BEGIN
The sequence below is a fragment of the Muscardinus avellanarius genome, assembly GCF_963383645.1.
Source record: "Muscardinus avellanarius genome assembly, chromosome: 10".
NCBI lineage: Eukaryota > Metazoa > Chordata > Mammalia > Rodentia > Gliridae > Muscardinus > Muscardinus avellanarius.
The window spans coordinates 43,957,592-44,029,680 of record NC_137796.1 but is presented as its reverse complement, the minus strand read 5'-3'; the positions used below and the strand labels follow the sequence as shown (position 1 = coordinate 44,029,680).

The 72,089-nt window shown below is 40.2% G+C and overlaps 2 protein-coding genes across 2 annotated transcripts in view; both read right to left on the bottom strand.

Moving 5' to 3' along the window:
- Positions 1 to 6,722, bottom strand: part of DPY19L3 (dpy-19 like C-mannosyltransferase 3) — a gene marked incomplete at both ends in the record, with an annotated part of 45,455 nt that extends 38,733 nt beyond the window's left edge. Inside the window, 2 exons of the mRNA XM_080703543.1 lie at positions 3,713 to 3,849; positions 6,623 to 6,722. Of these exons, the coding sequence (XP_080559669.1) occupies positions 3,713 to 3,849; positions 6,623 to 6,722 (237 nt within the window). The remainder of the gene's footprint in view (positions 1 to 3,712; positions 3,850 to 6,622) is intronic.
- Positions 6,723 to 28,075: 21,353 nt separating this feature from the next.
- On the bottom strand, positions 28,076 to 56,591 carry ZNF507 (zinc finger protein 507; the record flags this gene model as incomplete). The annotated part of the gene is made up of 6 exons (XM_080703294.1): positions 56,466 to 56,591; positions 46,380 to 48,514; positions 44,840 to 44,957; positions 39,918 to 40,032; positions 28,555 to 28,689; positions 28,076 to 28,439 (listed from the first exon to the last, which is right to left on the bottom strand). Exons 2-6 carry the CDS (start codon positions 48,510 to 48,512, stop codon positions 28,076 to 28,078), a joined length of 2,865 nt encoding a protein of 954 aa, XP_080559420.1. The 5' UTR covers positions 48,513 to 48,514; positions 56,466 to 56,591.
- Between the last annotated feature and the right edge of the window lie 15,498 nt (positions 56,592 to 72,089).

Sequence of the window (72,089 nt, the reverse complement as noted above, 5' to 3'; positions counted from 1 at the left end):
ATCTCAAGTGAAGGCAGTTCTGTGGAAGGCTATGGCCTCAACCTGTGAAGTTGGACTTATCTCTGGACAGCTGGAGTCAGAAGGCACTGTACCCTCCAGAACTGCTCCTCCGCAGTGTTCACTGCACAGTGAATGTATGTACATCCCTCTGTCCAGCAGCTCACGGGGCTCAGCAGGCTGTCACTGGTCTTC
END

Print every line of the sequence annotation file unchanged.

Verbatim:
The sequence below is a fragment of the Muscardinus avellanarius genome, assembly GCF_963383645.1.
Source record: "Muscardinus avellanarius genome assembly, chromosome: 10".
NCBI lineage: Eukaryota > Metazoa > Chordata > Mammalia > Rodentia > Gliridae > Muscardinus > Muscardinus avellanarius.
The window spans coordinates 43,957,592-44,029,680 of record NC_137796.1 but is presented as its reverse complement, the minus strand read 5'-3'; the positions used below and the strand labels follow the sequence as shown (position 1 = coordinate 44,029,680).

The 72,089-nt window shown below is 40.2% G+C and overlaps 2 protein-coding genes across 2 annotated transcripts in view; both read right to left on the bottom strand.

Moving 5' to 3' along the window:
- Positions 1 to 6,722, bottom strand: part of DPY19L3 (dpy-19 like C-mannosyltransferase 3) — a gene marked incomplete at both ends in the record, with an annotated part of 45,455 nt that extends 38,733 nt beyond the window's left edge. Inside the window, 2 exons of the mRNA XM_080703543.1 lie at positions 3,713 to 3,849; positions 6,623 to 6,722. Of these exons, the coding sequence (XP_080559669.1) occupies positions 3,713 to 3,849; positions 6,623 to 6,722 (237 nt within the window). The remainder of the gene's footprint in view (positions 1 to 3,712; positions 3,850 to 6,622) is intronic.
- Positions 6,723 to 28,075: 21,353 nt separating this feature from the next.
- On the bottom strand, positions 28,076 to 56,591 carry ZNF507 (zinc finger protein 507; the record flags this gene model as incomplete). The annotated part of the gene is made up of 6 exons (XM_080703294.1): positions 56,466 to 56,591; positions 46,380 to 48,514; positions 44,840 to 44,957; positions 39,918 to 40,032; positions 28,555 to 28,689; positions 28,076 to 28,439 (listed from the first exon to the last, which is right to left on the bottom strand). Exons 2-6 carry the CDS (start codon positions 48,510 to 48,512, stop codon positions 28,076 to 28,078), a joined length of 2,865 nt encoding a protein of 954 aa, XP_080559420.1. The 5' UTR covers positions 48,513 to 48,514; positions 56,466 to 56,591.
- Between the last annotated feature and the right edge of the window lie 15,498 nt (positions 56,592 to 72,089).

Sequence of the window (72,089 nt, the reverse complement as noted above, 5' to 3'; positions counted from 1 at the left end):
ATCTCAAGTGAAGGCAGTTCTGTGGAAGGCTATGGCCTCAACCTGTGAAGTTGGACTTATCTCTGGACAGCTGGAGTCAGAAGGCACTGTACCCTCCAGAACTGCTCCTCCGCAGTGTTCACTGCACAGTGAATGTATGTACATCCCTCTGTCCAGCAGCTCACGGGGCTCAGCAGGCTGTCACTGGTCTTC